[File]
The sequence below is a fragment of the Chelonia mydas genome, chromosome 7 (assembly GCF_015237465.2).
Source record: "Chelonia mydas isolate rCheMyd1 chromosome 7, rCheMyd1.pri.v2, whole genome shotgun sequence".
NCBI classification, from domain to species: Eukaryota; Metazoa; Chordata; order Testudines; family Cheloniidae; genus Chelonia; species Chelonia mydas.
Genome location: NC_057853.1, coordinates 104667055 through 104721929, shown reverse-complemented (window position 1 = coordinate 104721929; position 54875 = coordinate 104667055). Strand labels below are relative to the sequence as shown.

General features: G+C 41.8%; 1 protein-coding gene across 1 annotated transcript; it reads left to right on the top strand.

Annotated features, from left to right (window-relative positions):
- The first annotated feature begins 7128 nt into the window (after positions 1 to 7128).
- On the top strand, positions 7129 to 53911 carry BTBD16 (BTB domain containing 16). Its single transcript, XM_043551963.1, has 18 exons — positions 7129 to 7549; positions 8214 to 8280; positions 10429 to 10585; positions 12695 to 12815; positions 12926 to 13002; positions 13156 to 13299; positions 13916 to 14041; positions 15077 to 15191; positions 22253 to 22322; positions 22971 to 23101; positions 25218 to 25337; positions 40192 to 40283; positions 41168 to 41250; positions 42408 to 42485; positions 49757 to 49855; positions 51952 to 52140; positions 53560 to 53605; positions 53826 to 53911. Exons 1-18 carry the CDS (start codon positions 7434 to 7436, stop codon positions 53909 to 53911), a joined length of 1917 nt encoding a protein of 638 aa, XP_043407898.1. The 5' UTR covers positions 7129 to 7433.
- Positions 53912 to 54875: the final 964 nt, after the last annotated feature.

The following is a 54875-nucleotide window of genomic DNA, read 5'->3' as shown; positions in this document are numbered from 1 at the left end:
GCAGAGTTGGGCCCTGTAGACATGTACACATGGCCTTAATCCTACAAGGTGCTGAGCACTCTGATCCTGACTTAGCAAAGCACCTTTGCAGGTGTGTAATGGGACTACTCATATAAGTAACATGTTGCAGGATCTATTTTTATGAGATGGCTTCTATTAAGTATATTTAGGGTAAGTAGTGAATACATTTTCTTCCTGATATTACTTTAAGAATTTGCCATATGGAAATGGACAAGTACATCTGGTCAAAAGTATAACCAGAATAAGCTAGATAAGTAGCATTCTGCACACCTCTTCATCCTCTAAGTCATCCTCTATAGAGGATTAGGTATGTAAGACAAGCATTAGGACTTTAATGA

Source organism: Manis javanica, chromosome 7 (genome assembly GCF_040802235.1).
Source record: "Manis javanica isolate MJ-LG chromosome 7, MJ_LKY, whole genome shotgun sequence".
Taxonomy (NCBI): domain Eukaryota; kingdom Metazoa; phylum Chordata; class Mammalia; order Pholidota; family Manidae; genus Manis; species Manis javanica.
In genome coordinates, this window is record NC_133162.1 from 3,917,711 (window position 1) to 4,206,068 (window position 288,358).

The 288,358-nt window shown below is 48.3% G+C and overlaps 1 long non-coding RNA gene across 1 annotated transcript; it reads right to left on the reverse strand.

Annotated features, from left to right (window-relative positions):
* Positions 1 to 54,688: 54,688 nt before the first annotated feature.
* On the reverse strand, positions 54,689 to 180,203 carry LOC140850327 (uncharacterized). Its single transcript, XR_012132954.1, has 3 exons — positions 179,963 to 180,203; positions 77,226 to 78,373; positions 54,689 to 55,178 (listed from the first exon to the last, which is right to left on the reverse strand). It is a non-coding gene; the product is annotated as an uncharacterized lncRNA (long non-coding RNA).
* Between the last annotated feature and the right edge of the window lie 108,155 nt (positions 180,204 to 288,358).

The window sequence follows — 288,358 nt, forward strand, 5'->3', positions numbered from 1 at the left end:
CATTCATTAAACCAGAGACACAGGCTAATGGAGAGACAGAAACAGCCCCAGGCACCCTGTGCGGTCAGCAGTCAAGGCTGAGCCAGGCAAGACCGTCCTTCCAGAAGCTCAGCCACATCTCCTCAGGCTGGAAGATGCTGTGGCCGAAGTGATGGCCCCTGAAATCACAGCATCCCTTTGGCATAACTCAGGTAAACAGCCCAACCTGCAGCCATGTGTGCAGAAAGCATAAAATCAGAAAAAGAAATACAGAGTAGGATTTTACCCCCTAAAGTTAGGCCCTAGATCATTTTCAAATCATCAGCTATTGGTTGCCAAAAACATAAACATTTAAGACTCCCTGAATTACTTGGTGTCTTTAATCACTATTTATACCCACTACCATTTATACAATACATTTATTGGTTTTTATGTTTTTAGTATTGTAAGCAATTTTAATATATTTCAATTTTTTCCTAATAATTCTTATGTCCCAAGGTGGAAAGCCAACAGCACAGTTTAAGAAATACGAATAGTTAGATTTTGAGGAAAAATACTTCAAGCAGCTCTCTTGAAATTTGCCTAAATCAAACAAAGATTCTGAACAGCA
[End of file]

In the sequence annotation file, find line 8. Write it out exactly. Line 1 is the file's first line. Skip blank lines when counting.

- On the top strand, positions 7129 to 53911 carry BTBD16 (BTB domain containing 16). Its single transcript, XM_043551963.1, has 18 exons — positions 7129 to 7549; positions 8214 to 8280; positions 10429 to 10585; positions 12695 to 12815; positions 12926 to 13002; positions 13156 to 13299; positions 13916 to 14041; positions 15077 to 15191; positions 22253 to 22322; positions 22971 to 23101; positions 25218 to 25337; positions 40192 to 40283; positions 41168 to 41250; positions 42408 to 42485; positions 49757 to 49855; positions 51952 to 52140; positions 53560 to 53605; positions 53826 to 53911. Exons 1-18 carry the CDS (start codon positions 7434 to 7436, stop codon positions 53909 to 53911), a joined length of 1917 nt encoding a protein of 638 aa, XP_043407898.1. The 5' UTR covers positions 7129 to 7433.